Wowza Video API Session 2: Recording, VOD Streams, and Custom Stream Targets
If you’re using Wowza Video to unlock the power of video for your business, you need to know everything you can do with our innovative API! Watch the video above or read the transcript below to learn how to create live streams with recording or VOD streams, as well as how to set custom stream targets and explore what their use cases are.
Table of contents
Creating a Live Stream With Recording and VOD Streams
Barry Owen: Hi, everyone. Barry Owen back again with Rose Power.
Rose Power: Hello, Barry.
Barry Owen: Good to have you, Rose. Today we’re going to do our next session in our Wowza Video API talk and will focus on things a little more advanced, including how you can create live streams with recordings or VOD streams. A recording is an MP4; a VOD stream is an HLS archive. They have different use cases; you may want one, you may want both. And then we’ll talk a little bit about custom stream targets and how you might use those and what those are for.
Let’s jump right in. We’re back in Postman, like we have been previously, and we have a new payload that’s slightly different. We’ve got a couple things here that enable the recording for this live stream, so we’re going to go ahead and create it.
While that’s cooking, we’re going to come back over here (left side of screen). We’re going to refresh our page and notice that we have a brand-new live stream. That one is the one we just created with recording. We’re not going to actually take the time to send anything to this particular transcoder; I’ve done that previously, so we have some recordings saved, and we’re just going to look and see how you can get those and understand what’s going on with the API.
The next thing we’re going to do — and again, I’m not going to start the transcoder this time because we know it exists — but what I am going to do is look and see what recordings I may have. And in this case, I’m getting all of the recordings in my account.
What you’re going to do here is get a list back. In this case, I think I only have two. There are a couple recordings here. It’s going to tell you their original transcoder these recordings were from (and they could be multiple recordings from the same transcoder, or it could be a single recording from many transcoders), but you can differentiate that again by the somewhat all-powerful transcoder ID we’ve talked about before.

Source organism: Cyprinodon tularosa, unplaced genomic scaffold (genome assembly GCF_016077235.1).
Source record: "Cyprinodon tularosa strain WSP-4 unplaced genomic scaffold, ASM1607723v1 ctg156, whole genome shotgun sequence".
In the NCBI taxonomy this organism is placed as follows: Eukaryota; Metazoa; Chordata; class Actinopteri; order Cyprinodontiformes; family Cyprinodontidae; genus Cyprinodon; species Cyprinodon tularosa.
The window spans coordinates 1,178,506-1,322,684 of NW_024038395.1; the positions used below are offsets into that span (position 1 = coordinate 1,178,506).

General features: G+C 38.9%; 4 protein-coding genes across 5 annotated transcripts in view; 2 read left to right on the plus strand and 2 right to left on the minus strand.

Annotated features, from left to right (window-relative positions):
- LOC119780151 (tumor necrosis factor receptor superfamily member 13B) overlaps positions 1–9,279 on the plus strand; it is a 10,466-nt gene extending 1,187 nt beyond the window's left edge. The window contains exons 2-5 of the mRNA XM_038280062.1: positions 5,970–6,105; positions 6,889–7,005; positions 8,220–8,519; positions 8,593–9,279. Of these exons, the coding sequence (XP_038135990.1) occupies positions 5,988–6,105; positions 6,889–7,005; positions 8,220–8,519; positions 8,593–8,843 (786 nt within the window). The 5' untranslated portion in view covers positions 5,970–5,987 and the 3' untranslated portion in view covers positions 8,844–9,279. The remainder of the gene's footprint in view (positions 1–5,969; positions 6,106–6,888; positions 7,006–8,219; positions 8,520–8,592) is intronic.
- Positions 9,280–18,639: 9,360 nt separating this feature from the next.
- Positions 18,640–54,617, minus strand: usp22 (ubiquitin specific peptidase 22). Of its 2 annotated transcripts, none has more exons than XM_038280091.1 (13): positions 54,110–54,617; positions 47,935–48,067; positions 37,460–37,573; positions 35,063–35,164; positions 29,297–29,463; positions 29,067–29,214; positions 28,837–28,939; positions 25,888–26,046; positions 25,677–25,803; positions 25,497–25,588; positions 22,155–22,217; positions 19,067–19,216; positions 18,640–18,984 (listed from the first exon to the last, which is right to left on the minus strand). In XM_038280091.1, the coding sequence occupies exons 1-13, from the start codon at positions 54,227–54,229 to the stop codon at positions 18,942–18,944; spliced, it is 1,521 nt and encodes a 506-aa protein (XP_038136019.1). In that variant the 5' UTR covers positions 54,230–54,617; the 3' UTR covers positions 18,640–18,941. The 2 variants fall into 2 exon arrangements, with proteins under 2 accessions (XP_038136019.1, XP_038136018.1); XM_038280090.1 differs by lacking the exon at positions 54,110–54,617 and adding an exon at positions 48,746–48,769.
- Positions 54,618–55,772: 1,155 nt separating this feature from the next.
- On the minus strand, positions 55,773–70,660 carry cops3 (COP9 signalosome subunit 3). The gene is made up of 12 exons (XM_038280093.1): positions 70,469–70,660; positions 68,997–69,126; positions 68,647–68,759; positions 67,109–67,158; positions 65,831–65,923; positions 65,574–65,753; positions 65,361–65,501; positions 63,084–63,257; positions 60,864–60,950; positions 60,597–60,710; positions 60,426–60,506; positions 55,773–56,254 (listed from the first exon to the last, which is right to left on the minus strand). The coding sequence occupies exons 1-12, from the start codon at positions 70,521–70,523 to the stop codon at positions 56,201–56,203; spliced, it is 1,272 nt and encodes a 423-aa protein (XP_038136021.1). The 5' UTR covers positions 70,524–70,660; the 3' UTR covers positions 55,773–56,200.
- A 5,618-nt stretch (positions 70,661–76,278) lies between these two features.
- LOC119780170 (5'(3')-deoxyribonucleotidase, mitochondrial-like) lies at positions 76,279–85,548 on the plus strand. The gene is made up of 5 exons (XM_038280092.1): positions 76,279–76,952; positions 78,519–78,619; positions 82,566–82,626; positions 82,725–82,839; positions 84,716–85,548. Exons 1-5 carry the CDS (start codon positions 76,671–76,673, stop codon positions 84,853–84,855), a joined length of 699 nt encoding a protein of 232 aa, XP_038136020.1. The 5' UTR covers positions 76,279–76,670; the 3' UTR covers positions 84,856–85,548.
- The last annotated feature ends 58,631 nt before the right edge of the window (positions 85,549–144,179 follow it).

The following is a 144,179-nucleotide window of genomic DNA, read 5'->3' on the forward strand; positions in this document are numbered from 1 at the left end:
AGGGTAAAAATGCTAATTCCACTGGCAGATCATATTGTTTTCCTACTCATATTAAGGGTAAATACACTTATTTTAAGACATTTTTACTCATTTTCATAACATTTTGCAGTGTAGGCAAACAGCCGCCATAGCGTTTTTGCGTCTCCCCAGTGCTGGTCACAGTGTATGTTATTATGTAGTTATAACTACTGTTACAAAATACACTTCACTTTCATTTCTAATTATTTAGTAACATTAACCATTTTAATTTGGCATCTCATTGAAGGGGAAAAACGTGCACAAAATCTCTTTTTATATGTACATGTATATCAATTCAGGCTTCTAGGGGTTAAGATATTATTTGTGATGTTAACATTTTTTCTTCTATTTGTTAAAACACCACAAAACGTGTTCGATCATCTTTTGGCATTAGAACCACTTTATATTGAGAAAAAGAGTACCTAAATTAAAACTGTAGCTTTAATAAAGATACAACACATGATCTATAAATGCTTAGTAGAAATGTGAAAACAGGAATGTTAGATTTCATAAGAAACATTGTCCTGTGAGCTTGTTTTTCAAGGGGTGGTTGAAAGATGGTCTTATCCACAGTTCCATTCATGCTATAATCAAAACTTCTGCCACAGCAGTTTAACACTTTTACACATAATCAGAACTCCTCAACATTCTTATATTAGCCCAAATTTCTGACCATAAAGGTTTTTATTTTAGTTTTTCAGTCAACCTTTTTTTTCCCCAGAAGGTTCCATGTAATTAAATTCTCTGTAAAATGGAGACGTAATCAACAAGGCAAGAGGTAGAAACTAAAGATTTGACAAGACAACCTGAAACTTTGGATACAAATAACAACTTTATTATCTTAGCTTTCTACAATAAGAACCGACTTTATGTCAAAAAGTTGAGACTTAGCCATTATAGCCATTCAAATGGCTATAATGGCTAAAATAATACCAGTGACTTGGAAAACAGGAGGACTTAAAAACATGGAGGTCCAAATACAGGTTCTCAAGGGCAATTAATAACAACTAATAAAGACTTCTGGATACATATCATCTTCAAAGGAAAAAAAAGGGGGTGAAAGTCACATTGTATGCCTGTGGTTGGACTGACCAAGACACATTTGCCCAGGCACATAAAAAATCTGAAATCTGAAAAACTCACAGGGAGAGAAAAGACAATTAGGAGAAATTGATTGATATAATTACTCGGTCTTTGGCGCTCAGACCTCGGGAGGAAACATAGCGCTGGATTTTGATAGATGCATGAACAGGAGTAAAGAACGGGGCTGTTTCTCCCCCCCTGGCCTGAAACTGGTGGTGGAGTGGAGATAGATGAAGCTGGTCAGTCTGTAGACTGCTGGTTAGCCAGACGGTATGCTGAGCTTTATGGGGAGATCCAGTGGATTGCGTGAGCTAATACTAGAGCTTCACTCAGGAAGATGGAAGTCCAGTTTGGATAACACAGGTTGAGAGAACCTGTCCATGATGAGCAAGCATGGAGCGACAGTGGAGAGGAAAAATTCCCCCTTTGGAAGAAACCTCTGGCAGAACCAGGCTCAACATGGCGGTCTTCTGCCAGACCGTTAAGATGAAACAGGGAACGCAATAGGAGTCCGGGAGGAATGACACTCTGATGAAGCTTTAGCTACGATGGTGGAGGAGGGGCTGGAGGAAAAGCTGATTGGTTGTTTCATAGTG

You get the state, denoting whether the recording is completed, and you’ll get the name along with other information like the start date, the created date, things like that. If you go into User Interface and you click on the Recordings tab, you’ll see the same thing. So, you’ll see that we have a couple recordings saved over here.
As far as VOD streams go, it’s very similar. You can get the list of VOD streams for a particular account. In this case, I have two as well. They were created on different transcoders, so you’ll see different sessions. And again, if you go over here and you look at VOD streams, you’re going to see the same things over here. You can also get the VOD streams for just a particular transcoder. In this case, we’re going to call this and find there aren’t any. We created a transcoder but we didn’t start it or create any assets, which is why there aren’t any there.
Recorder ID vs. Transcoder ID
Rose Power: There a couple questions for you that I see come up in the community forums a lot. The very first step there, when you clicked on Create a Live Stream with the recording and got a response, does that have the recorder ID and how do I differentiate that from the transcoder ID?
Barry Owen: It does not because the recording hasn’t been created yet.
Rose Power: That makes sense.
Barry Owen: The recordings get created when you stop the transcoder.
Rose Power: I see.
Barry Owen: When we start talking about custom stream targets, we’ll talk about some ways how you can use a custom stream target to effectively create clips so that you don’t have an entire recording, but you can create sections.
Rose Power: Okay. So that ID that I’m seeing, that’s the transcoder ID, just so people are clear on that?
Barry Owen: Yes, this ID here is your transcoder ID.
Rose Power: OK.
Barry Owen: All right. So very quick, very simple, right? So you create your stream. You run, you get your results. In a future session we’ll talk a little bit about one of the new features of Wowza Video, which is the ability to manage these assets within the UI. That’s a tease for the future.
Custom Stream Targets
Barry Owen: Next up: custom stream targets. What might you use a custom stream target for? When you start a live stream in Wowza Video, you obviously get a playback URL that’s delivered to you via CDN. You might also want to send that stream to a social media platform or somewhere else. Maybe you want to send it to an internal endpoint for some reason. Maybe you’re recording it yourself somehow. There are many reasons you might want to have a custom target to various different locations.
One of the other interesting use cases for a custom stream target is you can create a one that can create VOD streams. Effectively by enabling and disabling the target, you can then create little hunks of VOD streams that don’t necessarily have to be the full duration of the live stream. In order to demonstrate that, I’m going to create a new one over here just for fun, and I am going to start it this time. As you can tell, I’m breaking my own rule — I just created three live streams with the exact same name. Don’t do that normally! So, we’re just going to send a start command, and now we’re in a good state.
The reason I wanted this started is because once you attach a stream target to a transcoder, you can’t enable or disable it unless the transcoder’s running. That’s important to note and is easy enough. In this case, what this stream target is set up to do is effectively go to an alternate CDN. In this case, I’m sending another stream out to Akamai in particular, which is one of the CDNs available in Wowza Video.